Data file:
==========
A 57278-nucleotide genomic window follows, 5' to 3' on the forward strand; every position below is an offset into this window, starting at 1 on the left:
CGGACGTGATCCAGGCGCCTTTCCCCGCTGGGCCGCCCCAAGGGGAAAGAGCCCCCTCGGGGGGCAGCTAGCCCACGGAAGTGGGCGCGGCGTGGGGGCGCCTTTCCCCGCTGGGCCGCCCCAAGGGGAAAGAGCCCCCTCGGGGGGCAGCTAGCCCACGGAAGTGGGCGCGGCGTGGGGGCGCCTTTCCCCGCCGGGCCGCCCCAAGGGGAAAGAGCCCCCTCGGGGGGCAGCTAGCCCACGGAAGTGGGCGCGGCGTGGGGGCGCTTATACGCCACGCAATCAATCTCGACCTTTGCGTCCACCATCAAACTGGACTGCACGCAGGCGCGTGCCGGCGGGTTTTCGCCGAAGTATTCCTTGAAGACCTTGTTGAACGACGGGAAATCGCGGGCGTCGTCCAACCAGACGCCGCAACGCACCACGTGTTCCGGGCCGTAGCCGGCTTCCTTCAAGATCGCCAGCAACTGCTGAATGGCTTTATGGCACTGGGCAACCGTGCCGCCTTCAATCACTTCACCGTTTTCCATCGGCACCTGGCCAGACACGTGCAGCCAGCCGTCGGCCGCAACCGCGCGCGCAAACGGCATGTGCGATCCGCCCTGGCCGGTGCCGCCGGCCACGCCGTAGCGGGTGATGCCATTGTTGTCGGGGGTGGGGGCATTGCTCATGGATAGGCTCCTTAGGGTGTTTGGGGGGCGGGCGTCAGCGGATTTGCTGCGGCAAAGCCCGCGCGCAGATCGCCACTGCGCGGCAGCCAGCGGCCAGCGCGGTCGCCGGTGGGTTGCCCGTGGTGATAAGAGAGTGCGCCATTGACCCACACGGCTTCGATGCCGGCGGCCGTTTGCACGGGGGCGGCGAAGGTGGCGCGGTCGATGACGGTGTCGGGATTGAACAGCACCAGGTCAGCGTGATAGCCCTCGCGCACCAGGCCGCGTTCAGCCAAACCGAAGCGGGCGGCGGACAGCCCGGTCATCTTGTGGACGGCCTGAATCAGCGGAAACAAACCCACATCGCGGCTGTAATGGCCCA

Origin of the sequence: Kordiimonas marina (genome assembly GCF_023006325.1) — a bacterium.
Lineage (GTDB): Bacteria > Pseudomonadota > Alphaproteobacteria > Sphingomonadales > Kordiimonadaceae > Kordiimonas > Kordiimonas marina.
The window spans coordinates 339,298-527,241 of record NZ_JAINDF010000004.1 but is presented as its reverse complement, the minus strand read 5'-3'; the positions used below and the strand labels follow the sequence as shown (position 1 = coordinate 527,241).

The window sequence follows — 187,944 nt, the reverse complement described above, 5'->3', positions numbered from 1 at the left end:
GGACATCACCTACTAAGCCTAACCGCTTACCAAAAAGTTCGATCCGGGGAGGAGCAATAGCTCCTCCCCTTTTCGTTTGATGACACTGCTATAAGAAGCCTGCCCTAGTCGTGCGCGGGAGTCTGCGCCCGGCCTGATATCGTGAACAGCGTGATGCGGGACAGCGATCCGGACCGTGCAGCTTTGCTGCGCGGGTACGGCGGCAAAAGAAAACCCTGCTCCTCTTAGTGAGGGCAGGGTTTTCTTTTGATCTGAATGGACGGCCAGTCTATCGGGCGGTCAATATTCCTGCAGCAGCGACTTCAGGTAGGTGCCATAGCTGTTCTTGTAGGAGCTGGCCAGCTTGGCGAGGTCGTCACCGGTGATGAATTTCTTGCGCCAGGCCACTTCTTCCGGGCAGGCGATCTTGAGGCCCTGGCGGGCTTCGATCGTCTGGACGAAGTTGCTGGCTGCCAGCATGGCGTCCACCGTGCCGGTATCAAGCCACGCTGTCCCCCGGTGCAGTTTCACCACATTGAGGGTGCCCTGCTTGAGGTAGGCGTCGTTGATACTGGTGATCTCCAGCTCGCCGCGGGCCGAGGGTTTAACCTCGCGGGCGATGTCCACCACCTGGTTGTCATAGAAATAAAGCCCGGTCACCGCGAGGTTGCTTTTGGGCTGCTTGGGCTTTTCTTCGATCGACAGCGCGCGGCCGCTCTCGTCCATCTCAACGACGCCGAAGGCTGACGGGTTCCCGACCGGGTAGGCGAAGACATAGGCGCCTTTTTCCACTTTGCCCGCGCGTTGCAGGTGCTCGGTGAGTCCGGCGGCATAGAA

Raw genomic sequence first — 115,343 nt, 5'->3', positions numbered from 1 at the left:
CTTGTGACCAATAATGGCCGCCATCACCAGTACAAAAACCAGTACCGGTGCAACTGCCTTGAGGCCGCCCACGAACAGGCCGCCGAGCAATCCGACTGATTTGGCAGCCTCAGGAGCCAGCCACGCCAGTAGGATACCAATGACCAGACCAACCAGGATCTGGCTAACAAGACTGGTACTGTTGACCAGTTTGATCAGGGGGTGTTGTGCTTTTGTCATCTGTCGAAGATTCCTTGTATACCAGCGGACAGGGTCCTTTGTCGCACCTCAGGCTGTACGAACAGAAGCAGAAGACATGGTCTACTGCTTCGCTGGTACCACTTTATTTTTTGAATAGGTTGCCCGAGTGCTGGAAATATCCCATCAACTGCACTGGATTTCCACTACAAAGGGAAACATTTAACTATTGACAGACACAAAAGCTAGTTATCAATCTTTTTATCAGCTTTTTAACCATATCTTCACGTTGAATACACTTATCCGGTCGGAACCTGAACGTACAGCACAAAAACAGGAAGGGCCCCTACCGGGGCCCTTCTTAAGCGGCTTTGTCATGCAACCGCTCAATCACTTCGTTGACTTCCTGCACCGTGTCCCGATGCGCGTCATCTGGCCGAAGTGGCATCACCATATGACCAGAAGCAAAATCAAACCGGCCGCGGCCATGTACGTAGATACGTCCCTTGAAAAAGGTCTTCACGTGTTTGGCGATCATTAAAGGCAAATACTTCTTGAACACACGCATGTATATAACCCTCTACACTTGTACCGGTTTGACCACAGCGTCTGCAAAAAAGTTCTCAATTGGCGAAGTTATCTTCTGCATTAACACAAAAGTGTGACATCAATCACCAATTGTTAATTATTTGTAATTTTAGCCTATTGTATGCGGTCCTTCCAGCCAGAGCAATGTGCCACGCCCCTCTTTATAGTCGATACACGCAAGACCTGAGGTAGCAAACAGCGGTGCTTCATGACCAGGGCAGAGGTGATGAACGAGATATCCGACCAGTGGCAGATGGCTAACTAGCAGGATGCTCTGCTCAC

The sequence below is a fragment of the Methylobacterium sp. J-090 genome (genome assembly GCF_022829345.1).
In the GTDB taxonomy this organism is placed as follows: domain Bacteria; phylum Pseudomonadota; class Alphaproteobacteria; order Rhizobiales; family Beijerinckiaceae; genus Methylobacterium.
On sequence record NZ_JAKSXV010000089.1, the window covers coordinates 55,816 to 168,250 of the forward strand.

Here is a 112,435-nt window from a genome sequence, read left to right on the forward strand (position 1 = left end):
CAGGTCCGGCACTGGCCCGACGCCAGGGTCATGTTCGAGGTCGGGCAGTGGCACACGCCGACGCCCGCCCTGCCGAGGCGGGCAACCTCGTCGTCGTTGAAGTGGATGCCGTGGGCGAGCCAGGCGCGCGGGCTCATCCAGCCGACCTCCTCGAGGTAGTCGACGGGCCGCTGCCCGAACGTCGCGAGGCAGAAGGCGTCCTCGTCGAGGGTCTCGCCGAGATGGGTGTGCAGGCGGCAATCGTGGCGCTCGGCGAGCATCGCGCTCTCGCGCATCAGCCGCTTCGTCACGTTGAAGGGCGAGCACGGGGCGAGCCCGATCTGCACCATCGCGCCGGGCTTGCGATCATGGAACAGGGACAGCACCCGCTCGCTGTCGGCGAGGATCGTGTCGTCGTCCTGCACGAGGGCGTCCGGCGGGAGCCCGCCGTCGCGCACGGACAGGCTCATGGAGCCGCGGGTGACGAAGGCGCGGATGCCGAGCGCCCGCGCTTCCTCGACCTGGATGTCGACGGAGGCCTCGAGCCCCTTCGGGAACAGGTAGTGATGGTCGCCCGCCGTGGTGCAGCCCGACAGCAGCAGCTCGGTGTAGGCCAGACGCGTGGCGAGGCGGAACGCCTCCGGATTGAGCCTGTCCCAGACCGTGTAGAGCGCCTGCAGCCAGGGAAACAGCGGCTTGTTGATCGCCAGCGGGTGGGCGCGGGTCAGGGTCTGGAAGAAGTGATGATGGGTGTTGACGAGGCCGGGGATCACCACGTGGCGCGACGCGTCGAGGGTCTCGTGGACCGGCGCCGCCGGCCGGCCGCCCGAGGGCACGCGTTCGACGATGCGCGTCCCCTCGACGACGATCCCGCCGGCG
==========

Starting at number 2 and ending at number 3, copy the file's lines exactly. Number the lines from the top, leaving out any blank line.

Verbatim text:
CGGACGTGATCCAGGCGCCTTTCCCCGCTGGGCCGCCCCAAGGGGAAAGAGCCCCCTCGGGGGGCAGCTAGCCCACGGAAGTGGGCGCGGCGTGGGGGCGCCTTTCCCCGCTGGGCCGCCCCAAGGGGAAAGAGCCCCCTCGGGGGGCAGCTAGCCCACGGAAGTGGGCGCGGCGTGGGGGCGCCTTTCCCCGCCGGGCCGCCCCAAGGGGAAAGAGCCCCCTCGGGGGGCAGCTAGCCCACGGAAGTGGGCGCGGCGTGGGGGCGCTTATACGCCACGCAATCAATCTCGACCTTTGCGTCCACCATCAAACTGGACTGCACGCAGGCGCGTGCCGGCGGGTTTTCGCCGAAGTATTCCTTGAAGACCTTGTTGAACGACGGGAAATCGCGGGCGTCGTCCAACCAGACGCCGCAACGCACCACGTGTTCCGGGCCGTAGCCGGCTTCCTTCAAGATCGCCAGCAACTGCTGAATGGCTTTATGGCACTGGGCAACCGTGCCGCCTTCAATCACTTCACCGTTTTCCATCGGCACCTGGCCAGACACGTGCAGCCAGCCGTCGGCCGCAACCGCGCGCGCAAACGGCATGTGCGATCCGCCCTGGCCGGTGCCGCCGGCCACGCCGTAGCGGGTGATGCCATTGTTGTCGGGGGTGGGGGCATTGCTCATGGATAGGCTCCTTAGGGTGTTTGGGGGGCGGGCGTCAGCGGATTTGCTGCGGCAAAGCCCGCGCGCAGATCGCCACTGCGCGGCAGCCAGCGGCCAGCGCGGTCGCCGGTGGGTTGCCCGTGGTGATAAGAGAGTGCGCCATTGACCCACACGGCTTCGATGCCGGCGGCCGTTTGCACGGGGGCGGCGAAGGTGGCGCGGTCGATGACGGTGTCGGGATTGAACAGCACCAGGTCAGCGTGATAGCCCTCGCGCACCAGGCCGCGTTCAGCCAAACCGAAGCGGGCGGCGGACAGCCCGGTCATCTTGTGGACGGCCTGAATCAGCGGAAACAAACCCACATCGCGGCTGTAATGGCCCA

Origin of the sequence: Kordiimonas marina (genome assembly GCF_023006325.1) — a bacterium.